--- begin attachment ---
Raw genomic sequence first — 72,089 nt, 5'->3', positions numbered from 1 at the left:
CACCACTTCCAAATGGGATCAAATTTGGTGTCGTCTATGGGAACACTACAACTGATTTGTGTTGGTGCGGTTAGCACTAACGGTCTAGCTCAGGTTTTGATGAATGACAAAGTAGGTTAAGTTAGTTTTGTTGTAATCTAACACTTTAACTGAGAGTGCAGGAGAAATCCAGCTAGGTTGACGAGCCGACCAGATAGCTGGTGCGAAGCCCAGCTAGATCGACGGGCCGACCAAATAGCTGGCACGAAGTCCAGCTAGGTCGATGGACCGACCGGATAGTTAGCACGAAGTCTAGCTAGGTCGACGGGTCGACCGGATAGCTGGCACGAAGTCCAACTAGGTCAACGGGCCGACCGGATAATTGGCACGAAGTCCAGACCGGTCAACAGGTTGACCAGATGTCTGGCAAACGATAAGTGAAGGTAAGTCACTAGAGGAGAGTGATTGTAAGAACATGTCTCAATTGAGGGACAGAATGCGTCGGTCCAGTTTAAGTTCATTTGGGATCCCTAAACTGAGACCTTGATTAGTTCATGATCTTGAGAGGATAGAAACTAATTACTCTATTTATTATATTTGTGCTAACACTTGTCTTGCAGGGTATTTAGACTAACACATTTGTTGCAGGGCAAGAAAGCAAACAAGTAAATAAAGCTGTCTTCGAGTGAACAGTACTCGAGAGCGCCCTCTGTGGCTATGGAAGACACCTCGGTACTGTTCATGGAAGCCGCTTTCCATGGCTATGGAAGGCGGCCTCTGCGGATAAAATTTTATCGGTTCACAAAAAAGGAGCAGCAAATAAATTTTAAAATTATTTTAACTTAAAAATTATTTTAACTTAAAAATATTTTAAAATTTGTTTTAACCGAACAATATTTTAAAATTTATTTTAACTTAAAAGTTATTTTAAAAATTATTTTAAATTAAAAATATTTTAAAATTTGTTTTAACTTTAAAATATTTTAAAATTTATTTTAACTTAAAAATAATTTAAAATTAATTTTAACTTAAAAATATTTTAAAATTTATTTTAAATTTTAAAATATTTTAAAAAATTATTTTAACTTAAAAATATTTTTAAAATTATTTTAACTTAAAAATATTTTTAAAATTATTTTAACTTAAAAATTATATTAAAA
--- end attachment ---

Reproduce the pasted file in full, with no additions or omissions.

Raw genomic sequence first — 72,089 nt, 5'->3', positions numbered from 1 at the left:
CACCACTTCCAAATGGGATCAAATTTGGTGTCGTCTATGGGAACACTACAACTGATTTGTGTTGGTGCGGTTAGCACTAACGGTCTAGCTCAGGTTTTGATGAATGACAAAGTAGGTTAAGTTAGTTTTGTTGTAATCTAACACTTTAACTGAGAGTGCAGGAGAAATCCAGCTAGGTTGACGAGCCGACCAGATAGCTGGTGCGAAGCCCAGCTAGATCGACGGGCCGACCAAATAGCTGGCACGAAGTCCAGCTAGGTCGATGGACCGACCGGATAGTTAGCACGAAGTCTAGCTAGGTCGACGGGTCGACCGGATAGCTGGCACGAAGTCCAACTAGGTCAACGGGCCGACCGGATAATTGGCACGAAGTCCAGACCGGTCAACAGGTTGACCAGATGTCTGGCAAACGATAAGTGAAGGTAAGTCACTAGAGGAGAGTGATTGTAAGAACATGTCTCAATTGAGGGACAGAATGCGTCGGTCCAGTTTAAGTTCATTTGGGATCCCTAAACTGAGACCTTGATTAGTTCATGATCTTGAGAGGATAGAAACTAATTACTCTATTTATTATATTTGTGCTAACACTTGTCTTGCAGGGTATTTAGACTAACACATTTGTTGCAGGGCAAGAAAGCAAACAAGTAAATAAAGCTGTCTTCGAGTGAACAGTACTCGAGAGCGCCCTCTGTGGCTATGGAAGACACCTCGGTACTGTTCATGGAAGCCGCTTTCCATGGCTATGGAAGGCGGCCTCTGCGGATAAAATTTTATCGGTTCACAAAAAAGGAGCAGCAAATAAATTTTAAAATTATTTTAACTTAAAAATTATTTTAACTTAAAAATATTTTAAAATTTGTTTTAACCGAACAATATTTTAAAATTTATTTTAACTTAAAAGTTATTTTAAAAATTATTTTAAATTAAAAATATTTTAAAATTTGTTTTAACTTTAAAATATTTTAAAATTTATTTTAACTTAAAAATAATTTAAAATTAATTTTAACTTAAAAATATTTTAAAATTTATTTTAAATTTTAAAATATTTTAAAAAATTATTTTAACTTAAAAATATTTTTAAAATTATTTTAACTTAAAAATATTTTTAAAATTATTTTAACTTAAAAATTATATTAAAA